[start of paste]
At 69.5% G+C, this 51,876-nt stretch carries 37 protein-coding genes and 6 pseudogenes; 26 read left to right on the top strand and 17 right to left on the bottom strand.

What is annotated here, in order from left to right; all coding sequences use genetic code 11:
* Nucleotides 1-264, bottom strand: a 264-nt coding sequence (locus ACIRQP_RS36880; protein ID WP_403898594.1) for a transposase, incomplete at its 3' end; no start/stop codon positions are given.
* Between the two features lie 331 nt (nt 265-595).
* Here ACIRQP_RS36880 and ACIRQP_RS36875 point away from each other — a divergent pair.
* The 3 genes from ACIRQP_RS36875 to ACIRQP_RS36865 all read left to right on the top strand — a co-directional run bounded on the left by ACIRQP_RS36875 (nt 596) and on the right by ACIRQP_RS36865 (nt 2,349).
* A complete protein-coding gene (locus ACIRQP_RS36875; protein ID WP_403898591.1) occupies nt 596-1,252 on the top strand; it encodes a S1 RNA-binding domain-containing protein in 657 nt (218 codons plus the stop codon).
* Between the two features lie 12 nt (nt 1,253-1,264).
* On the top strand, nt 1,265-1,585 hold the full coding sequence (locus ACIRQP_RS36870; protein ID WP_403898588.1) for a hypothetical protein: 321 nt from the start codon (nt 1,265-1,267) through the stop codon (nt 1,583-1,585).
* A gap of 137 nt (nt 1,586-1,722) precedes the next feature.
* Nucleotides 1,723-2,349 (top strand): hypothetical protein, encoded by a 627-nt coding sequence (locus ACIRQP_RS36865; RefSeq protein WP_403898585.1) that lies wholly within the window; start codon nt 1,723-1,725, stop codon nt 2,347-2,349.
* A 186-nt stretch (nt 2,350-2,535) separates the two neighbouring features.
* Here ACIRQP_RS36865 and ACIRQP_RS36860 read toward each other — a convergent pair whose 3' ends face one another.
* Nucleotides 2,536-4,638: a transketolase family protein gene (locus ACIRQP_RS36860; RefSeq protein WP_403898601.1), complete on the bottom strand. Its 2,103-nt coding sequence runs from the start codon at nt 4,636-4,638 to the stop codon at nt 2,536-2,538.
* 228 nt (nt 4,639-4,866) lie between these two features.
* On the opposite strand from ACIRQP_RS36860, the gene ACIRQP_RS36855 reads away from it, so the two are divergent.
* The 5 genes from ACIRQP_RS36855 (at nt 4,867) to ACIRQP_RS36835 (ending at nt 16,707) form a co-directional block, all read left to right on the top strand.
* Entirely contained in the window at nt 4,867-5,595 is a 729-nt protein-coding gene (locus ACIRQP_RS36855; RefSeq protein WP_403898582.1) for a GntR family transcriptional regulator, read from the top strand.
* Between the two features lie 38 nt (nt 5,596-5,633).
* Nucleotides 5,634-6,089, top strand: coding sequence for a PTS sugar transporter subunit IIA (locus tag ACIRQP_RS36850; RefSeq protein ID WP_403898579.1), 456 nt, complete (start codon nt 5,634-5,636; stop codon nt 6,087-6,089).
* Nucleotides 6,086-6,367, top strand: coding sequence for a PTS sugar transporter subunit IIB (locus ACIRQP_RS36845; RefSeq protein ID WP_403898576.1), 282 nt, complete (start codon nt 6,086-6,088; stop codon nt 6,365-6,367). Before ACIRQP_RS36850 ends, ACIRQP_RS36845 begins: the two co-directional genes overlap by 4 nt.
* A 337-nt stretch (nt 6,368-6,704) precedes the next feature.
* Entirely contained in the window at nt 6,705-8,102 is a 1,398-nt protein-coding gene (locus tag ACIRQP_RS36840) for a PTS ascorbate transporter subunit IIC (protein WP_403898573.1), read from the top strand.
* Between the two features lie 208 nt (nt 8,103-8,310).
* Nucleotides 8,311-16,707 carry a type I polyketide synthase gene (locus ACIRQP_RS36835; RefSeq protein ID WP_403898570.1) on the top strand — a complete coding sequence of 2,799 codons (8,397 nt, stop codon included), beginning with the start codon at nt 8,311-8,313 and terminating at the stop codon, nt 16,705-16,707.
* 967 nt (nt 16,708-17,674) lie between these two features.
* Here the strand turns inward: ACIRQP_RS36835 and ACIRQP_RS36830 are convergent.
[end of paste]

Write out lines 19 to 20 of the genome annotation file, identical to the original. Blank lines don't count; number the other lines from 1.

* Between the two features lie 38 nt (nt 5,596-5,633).
* Nucleotides 5,634-6,089, top strand: coding sequence for a PTS sugar transporter subunit IIA (locus tag ACIRQP_RS36850; RefSeq protein ID WP_403898579.1), 456 nt, complete (start codon nt 5,634-5,636; stop codon nt 6,087-6,089).